Journalism professionals, professors, and students are taking their reporting proposals to Kickstarter, and for the past few months I’ve rounded up some of these projects for a recurring feature called The Kickstarter Chronicles. As the media industry continues to test new funding models, some teams and individuals have had tremendous success with crowdfunding, raising tens of thousands for documentaries, Web series, magazines, newspapers, websites, and other media ventures.

As anyone who’s tried raising money on this platform knows, it’s not just the quality of the idea that matters; other decisions play a big role, such as the goal amount, effectiveness of the pitch, and the category, or genre, of the project. There hasn’t been much data-driven analysis of what works and what doesn’t, but Jeanne Pi, the founder of AppsBlogger, recently created an infographic that offers some interesting insights into Kickstarter projects that do and don’t make their goals. Some of the highlights from her report: As of June 2, there’s been over $214 million pledged from almost 3 million backers on almost 46,000 projects (these figures do not include live, cancelled, or suspended projects). Almost half of those projects have been successful.

There is no separation in her presentation to show the state of strictly journalistic endeavors, but the categories that journalism projects usually fall under are film and video, publishing, and photography. Her infographic shows that film and video projects have raised the most of all the project genres available on Kickstarter, with almost $55 million, followed by music, design, games and art projects (in that order). Publishing comes in next with about $9 million total; publishing is where projects such as periodicals and websites and other specifically categorized “journalism” projects tend to fall. Photography came in last of the journalism categories, with a little over $3 million.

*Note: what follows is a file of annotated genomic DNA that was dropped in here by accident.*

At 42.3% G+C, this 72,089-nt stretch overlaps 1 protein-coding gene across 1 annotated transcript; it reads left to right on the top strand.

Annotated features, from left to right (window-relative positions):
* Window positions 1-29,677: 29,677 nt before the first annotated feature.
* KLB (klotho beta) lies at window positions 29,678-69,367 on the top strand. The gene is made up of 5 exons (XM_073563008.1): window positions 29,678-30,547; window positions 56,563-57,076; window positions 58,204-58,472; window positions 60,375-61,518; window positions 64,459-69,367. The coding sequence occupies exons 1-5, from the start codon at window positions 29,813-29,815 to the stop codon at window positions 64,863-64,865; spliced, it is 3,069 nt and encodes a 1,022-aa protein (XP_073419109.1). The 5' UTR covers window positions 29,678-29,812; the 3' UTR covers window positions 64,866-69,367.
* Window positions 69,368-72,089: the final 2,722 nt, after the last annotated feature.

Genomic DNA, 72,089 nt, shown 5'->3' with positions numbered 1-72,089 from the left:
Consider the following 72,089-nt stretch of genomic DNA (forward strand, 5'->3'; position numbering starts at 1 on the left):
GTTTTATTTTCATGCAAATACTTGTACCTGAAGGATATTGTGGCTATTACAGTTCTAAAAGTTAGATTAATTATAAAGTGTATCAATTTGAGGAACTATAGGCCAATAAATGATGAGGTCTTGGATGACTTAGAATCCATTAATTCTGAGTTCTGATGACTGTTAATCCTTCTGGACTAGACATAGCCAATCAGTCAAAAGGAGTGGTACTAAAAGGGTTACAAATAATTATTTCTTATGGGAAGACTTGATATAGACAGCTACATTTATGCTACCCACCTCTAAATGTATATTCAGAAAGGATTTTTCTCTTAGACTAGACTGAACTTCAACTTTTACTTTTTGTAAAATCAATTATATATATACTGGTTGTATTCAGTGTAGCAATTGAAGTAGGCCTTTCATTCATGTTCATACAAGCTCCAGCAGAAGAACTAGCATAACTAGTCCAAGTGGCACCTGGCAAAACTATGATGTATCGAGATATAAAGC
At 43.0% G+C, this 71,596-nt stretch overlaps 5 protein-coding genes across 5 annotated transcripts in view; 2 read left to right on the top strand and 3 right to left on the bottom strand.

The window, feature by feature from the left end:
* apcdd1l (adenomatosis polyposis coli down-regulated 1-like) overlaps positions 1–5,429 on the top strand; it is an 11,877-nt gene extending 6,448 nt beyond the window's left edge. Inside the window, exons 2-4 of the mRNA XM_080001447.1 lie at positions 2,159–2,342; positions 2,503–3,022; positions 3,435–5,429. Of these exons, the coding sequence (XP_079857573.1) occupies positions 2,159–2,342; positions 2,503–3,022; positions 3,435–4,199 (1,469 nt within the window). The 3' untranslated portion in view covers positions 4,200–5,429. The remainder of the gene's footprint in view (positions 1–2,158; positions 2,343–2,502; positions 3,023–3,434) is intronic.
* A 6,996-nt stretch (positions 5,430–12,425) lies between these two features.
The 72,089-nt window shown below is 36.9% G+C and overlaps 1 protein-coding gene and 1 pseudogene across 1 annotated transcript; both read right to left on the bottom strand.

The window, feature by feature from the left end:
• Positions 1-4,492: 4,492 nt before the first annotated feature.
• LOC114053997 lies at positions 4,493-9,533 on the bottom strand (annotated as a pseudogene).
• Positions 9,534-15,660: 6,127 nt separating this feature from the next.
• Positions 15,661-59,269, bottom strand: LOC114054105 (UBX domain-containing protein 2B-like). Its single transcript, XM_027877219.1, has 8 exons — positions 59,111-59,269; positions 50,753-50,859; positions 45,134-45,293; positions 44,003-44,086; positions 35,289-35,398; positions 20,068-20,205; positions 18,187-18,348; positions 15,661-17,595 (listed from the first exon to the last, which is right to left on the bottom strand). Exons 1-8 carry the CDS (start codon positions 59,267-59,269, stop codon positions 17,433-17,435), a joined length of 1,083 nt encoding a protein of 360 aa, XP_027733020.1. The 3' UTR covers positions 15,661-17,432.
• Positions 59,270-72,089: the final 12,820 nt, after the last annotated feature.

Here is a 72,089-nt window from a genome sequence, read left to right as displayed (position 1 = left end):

Pi writes in her post, “Kickstarter failures revealed!” that the idea to learn more about successful vs. failed projects was inspired by blogger Dan Meisner’s point in this post—where he points out that it is difficult to find unsuccessful projects on Kickstarter, yet these failed projects could be very helpful for those contemplating how to best execute future pitches. Pi had a program built to gather data from Kickstarter and she provides the original data here, which offers more specifics about the type of projects. Some of the commenters on Pi’s post have pointed out what they see as better, alternative ways of comparing projects and distilling this information, such as controlling for the goal and rewards levels of the projects, and taking into account the level that the project was promoted and marketed when comparing successes. Check out Pi’s infographic here for the rest of what this data scrape revealed.

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Alysia Santo is a former assistant editor at CJR.